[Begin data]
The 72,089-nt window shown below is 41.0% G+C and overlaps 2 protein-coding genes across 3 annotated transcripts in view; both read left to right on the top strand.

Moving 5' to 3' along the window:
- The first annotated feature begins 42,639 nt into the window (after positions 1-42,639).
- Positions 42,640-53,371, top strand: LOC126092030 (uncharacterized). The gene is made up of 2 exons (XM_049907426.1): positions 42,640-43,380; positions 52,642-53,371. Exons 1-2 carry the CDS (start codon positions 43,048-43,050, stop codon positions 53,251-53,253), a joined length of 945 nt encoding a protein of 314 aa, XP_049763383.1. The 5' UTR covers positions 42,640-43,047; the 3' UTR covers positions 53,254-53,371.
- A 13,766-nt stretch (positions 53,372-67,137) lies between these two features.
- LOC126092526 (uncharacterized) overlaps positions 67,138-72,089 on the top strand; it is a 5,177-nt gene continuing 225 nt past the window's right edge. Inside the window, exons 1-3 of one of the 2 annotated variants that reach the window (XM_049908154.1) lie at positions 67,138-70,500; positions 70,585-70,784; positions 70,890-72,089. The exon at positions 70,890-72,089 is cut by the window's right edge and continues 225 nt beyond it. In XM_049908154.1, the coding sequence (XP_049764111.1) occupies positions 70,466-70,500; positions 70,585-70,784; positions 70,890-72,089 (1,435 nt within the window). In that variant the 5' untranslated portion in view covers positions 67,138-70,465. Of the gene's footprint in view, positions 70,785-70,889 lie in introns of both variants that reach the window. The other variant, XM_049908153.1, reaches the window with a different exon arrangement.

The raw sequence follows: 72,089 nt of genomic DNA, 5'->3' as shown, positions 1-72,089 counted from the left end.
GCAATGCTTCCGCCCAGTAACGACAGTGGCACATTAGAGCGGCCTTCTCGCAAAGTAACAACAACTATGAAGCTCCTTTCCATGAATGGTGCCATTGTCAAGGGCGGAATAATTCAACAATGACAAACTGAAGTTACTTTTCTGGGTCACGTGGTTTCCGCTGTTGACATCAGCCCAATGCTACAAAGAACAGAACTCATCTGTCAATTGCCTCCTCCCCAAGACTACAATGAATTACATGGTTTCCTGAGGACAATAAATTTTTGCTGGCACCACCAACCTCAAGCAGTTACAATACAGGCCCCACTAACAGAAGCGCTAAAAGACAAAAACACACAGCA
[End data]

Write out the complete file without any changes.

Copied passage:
The 72,089-nt window shown below is 41.0% G+C and overlaps 2 protein-coding genes across 3 annotated transcripts in view; both read left to right on the top strand.

Moving 5' to 3' along the window:
- The first annotated feature begins 42,639 nt into the window (after positions 1-42,639).
- Positions 42,640-53,371, top strand: LOC126092030 (uncharacterized). The gene is made up of 2 exons (XM_049907426.1): positions 42,640-43,380; positions 52,642-53,371. Exons 1-2 carry the CDS (start codon positions 43,048-43,050, stop codon positions 53,251-53,253), a joined length of 945 nt encoding a protein of 314 aa, XP_049763383.1. The 5' UTR covers positions 42,640-43,047; the 3' UTR covers positions 53,254-53,371.
- A 13,766-nt stretch (positions 53,372-67,137) lies between these two features.
- LOC126092526 (uncharacterized) overlaps positions 67,138-72,089 on the top strand; it is a 5,177-nt gene continuing 225 nt past the window's right edge. Inside the window, exons 1-3 of one of the 2 annotated variants that reach the window (XM_049908154.1) lie at positions 67,138-70,500; positions 70,585-70,784; positions 70,890-72,089. The exon at positions 70,890-72,089 is cut by the window's right edge and continues 225 nt beyond it. In XM_049908154.1, the coding sequence (XP_049764111.1) occupies positions 70,466-70,500; positions 70,585-70,784; positions 70,890-72,089 (1,435 nt within the window). In that variant the 5' untranslated portion in view covers positions 67,138-70,465. Of the gene's footprint in view, positions 70,785-70,889 lie in introns of both variants that reach the window. The other variant, XM_049908153.1, reaches the window with a different exon arrangement.

The raw sequence follows: 72,089 nt of genomic DNA, 5'->3' as shown, positions 1-72,089 counted from the left end.
GCAATGCTTCCGCCCAGTAACGACAGTGGCACATTAGAGCGGCCTTCTCGCAAAGTAACAACAACTATGAAGCTCCTTTCCATGAATGGTGCCATTGTCAAGGGCGGAATAATTCAACAATGACAAACTGAAGTTACTTTTCTGGGTCACGTGGTTTCCGCTGTTGACATCAGCCCAATGCTACAAAGAACAGAACTCATCTGTCAATTGCCTCCTCCCCAAGACTACAATGAATTACATGGTTTCCTGAGGACAATAAATTTTTGCTGGCACCACCAACCTCAAGCAGTTACAATACAGGCCCCACTAACAGAAGCGCTAAAAGACAAAAACACACAGCA